“Creative Commons is delighted to have NPG’s support for our activities,” said Cathy Casserly, CEO of Creative Commons. “We welcome the launch of Scientific Reports, and NPG’s growing open access offering.”
Scientific Reports will publish original research papers of interest to specialists within a given field in the natural sciences. It will not set a threshold of perceived importance for the papers that it publishes; rather, Scientific Reports will publish all papers that are judged to be technically valid and original. To enable the community to evaluate the importance of papers post-peer review, the Scientific Reports website will include most-downloaded, most-emailed, and most-blogged lists. All research papers will benefit from rapid peer review and publication, and will be deposited in PubMed Central.
“Our rationale is to provide authors with a choice of where to publish,” said Jason Wilde, Business Development Director at NPG. “Scientific Reports will leverage the tools, technology and experience of NPG, bringing this knowledge and insight to a broad-based, open access publication. Through increased competition and innovation, we hope to give authors great service, functionality and visibility for their research.”
Scientific Reports will be led by a team of 15 Editorial Advisory Panel members, supported by an editorial board who will make all editorial decisions. Unlike Nature Communications, Scientific Reports will not have in-house editors, and will not offer the developmental editing associated with the Nature titles.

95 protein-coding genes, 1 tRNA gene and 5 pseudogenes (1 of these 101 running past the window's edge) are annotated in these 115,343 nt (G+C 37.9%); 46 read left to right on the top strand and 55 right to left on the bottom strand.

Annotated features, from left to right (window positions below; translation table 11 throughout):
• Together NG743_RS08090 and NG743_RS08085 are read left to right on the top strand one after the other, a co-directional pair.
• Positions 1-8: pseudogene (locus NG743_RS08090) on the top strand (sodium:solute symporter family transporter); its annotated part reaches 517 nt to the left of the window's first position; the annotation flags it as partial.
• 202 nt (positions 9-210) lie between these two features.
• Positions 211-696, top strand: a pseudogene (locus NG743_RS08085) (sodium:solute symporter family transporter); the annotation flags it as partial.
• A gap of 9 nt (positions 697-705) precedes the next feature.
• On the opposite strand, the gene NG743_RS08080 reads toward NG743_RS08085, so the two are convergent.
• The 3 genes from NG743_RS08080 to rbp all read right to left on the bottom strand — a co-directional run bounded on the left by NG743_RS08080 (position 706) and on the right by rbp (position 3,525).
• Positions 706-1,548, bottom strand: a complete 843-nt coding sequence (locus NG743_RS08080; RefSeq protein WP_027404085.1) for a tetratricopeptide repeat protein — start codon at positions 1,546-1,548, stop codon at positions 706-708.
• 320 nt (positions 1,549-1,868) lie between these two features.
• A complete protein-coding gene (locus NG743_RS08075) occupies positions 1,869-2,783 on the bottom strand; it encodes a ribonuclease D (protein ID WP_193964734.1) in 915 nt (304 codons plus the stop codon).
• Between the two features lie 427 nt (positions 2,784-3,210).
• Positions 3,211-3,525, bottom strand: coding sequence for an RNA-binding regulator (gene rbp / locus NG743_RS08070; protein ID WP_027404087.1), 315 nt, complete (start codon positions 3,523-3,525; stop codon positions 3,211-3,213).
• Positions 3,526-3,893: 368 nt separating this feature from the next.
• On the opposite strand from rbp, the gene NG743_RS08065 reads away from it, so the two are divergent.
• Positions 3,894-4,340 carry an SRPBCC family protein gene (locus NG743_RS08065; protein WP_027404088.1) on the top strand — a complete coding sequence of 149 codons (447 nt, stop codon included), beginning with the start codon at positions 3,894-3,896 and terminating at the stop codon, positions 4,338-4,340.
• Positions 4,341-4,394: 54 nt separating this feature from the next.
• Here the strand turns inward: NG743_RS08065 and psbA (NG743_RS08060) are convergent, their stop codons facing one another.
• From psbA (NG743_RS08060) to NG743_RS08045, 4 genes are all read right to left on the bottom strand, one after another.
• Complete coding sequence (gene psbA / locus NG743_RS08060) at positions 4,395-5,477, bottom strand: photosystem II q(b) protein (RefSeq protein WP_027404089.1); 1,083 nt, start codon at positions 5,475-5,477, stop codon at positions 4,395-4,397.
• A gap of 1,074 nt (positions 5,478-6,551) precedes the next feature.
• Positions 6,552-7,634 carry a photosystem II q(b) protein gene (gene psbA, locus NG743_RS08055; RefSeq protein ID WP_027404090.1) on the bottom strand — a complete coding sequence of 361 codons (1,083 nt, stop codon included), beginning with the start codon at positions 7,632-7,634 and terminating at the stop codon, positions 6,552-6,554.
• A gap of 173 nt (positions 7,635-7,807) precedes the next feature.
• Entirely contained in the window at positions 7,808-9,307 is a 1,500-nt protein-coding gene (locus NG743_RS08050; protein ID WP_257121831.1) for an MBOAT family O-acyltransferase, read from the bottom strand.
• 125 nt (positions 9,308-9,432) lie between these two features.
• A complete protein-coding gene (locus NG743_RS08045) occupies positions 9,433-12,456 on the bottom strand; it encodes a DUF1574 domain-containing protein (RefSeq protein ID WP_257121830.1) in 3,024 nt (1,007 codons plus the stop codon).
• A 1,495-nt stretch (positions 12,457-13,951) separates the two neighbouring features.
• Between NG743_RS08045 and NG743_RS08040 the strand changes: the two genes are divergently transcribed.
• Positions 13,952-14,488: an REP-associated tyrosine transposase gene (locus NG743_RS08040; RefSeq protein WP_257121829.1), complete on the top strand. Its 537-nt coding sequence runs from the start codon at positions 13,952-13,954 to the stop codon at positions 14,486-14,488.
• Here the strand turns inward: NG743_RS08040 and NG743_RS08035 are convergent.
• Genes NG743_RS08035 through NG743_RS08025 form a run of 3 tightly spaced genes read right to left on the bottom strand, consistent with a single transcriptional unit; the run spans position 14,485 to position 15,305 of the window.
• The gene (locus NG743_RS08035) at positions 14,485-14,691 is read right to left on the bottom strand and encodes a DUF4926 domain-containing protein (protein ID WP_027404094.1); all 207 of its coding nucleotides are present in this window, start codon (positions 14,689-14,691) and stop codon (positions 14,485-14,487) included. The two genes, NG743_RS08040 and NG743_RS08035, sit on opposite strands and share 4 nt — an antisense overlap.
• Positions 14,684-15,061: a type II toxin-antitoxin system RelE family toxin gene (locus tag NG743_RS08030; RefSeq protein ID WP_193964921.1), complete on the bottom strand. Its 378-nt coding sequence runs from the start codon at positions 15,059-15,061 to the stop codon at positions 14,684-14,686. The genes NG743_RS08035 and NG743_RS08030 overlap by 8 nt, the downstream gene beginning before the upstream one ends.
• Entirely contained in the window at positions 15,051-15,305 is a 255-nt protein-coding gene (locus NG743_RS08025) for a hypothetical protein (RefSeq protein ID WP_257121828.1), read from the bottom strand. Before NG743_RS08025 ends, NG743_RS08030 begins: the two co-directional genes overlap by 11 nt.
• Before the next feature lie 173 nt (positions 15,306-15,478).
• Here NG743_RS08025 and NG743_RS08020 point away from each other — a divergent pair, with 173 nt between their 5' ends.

“This is a completely new venture for NPG,” says David Hoole, Director of Intellectual Property Policy and Licensing at NPG. “Scientific Reports adds to our growing portfolio of journals providing open access options, but until now NPG has not offered researchers an open access home for solid scientific research. We continue to see increasing commitment by research funders to cover the costs of open access, and interest from authors in this publishing route.” Scientific Reports joins more than 40 titles published by NPG offering an open access option. More information about NPG’s open access activities and policies is available in NPG’s January 2011 open access position statement (www.nature.com/press_releases/statement.html).
Editorial Advisory Panel members as of 6 January 2011
(see www.nature.com/srep/eap-ebm for more detail and Editorial Board members)
Astrophysics, Avi Loeb, Harvard University, USA
Cancer, Ronald DePinho, Harvard University, USA
Cell Biology, Suzanne Pfeffer, Stanford School of Medicine, USA
Chemical Biology, Stuart Schreiber, Harvard University, USA
Chemistry, Andrew Holmes, The University of Melbourne, Australia
Earth and Environmental Sciences, Lee Kump, Penn State University, USA
Genetics and Genomics, Aravinda Chakravarti, Johns Hopkins University, USA
Immunology, Ronald Germain, NIAID, USA
Molecular Biology, Shelley L Berger, University of Pennsylvania, USA
Molecular Biology, John Diffley, Cancer Research UK, UK
Neuroscience, Trevor Robbins, University of Cambridge, UK
Plant Cell Biology, Ueli Grossniklaus, Institute of Plant Biology, University of Zurich, Switzerland
Physics, Shik Shin, University of Tokyo, Japan
Stem Cells and Development, Fiona Watt, Cancer Research UK/Cambridge Research Institute, UK
*Scientific Reports will offer a 20% discount on the APC for manuscripts accepted for publication before 31 December 2011. From January 2012, the APC will be US$1700/GB£1112/EURO1308
** Total annual donation from NPG will be up to $100,000